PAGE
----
For Immediate Release
July 12th, 2010
Ripplebrook, OR- Forest defenders from all over the US convened this week to artistically confront the local liquefied natural gas (LNG) proposal in Oregon, with Oregon LNG being the newest target. In recent news, Northern Star, the corporation that was previously funding an LNG terminal near Astoria called Bradwood Landing, declared bankruptcy. And just last week, Palomar pulled its application from the Federal Energy Regulatory Commission (FERC).
Palomar Gas Transmission, a company that proposed an $800 million natural gas pipeline across the Oregon Cascades told the FERC that their project is in indefinite delay, and needs to secure "additional commercial underpinning" before it can progress. Palomar claimed it "was reviewing its project plan" in light of the bankruptcy of its biggest prospective customer -- a proposed liquefied natural gas terminal on the Columbia River that suspended its own permitting efforts in May of this year.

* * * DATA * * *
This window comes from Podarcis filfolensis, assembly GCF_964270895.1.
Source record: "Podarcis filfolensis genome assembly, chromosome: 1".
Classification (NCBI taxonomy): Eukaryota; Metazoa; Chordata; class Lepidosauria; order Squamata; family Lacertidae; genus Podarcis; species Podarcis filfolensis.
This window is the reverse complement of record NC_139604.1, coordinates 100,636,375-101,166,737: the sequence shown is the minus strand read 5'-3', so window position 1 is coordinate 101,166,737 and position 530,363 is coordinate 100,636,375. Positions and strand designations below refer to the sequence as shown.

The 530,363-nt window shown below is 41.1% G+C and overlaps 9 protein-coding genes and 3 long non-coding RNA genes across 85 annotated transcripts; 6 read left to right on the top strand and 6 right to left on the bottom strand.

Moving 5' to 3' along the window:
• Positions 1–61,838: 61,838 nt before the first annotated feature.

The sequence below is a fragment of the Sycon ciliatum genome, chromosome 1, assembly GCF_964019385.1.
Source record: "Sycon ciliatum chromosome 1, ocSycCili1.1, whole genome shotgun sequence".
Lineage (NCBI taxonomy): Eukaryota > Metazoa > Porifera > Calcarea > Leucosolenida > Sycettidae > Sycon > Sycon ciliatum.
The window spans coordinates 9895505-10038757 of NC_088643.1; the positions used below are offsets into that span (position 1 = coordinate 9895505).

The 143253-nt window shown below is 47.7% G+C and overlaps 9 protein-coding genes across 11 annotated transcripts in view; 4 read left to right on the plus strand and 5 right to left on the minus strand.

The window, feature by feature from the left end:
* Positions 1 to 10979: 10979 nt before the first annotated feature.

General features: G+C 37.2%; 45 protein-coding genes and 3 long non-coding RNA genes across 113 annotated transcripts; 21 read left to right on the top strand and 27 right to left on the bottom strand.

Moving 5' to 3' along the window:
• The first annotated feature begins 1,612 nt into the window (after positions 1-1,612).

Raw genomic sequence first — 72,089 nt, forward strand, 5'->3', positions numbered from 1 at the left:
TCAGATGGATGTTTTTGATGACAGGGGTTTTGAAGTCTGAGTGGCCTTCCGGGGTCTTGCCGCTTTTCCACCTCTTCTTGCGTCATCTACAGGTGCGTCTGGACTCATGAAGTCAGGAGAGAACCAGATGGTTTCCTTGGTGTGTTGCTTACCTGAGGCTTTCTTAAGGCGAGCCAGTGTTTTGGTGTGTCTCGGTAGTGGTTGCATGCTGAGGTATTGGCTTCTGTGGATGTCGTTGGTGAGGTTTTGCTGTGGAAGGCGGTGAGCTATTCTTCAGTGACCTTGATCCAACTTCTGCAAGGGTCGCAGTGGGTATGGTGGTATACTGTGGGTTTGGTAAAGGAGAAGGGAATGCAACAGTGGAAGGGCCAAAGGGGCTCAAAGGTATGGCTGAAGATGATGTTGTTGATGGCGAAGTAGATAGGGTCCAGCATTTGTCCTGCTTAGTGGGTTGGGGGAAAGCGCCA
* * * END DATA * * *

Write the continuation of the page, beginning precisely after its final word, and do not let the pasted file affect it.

Palomar said it was continuing some long-term field surveys on species that could be impacted by the project so FERC can resume its environmental analysis of the project when supplemental material or a revised application is submitted. Over four years ago, Palomar asserted that their schedule intended to begin cutting trees on the pipeline corridor in the summer of 2010. As this project stands, Palomar is not even close to completing their environmental impact statement, let alone beginning construction of this controversial, legally vulnerable proposal.
A number of decorated signs were placed along the road preceding the banner. They highlighted previous victories of the anti-LNG campaign, as well as called out the proposed Oregon LNG terminal. A double decker banner was hung 40 feet high from trees across Highway 46 this morning. "We are winning, and still fighting!" was the message declared. "With the public outcry against the Bradwood Landing causing Northern Star to file bankruptcy, and now Palomar claiming the proposal is on indefinite delay, forest and climate advocates have seen a definite shift in progress," says Meredith Cox of the Trans & Womyn's Action Camp. "But we also realize that this fight is not over, and it's become even more apparent that we now need to shift our resistance against Oregon LNG."
The action is claimed by the Trans & Womyn's Action Camp, which is an annual ecological and social justice camp in Cascadia that strives to confront local environmental devastation.
More information can be found at www.portlandrisingtide.org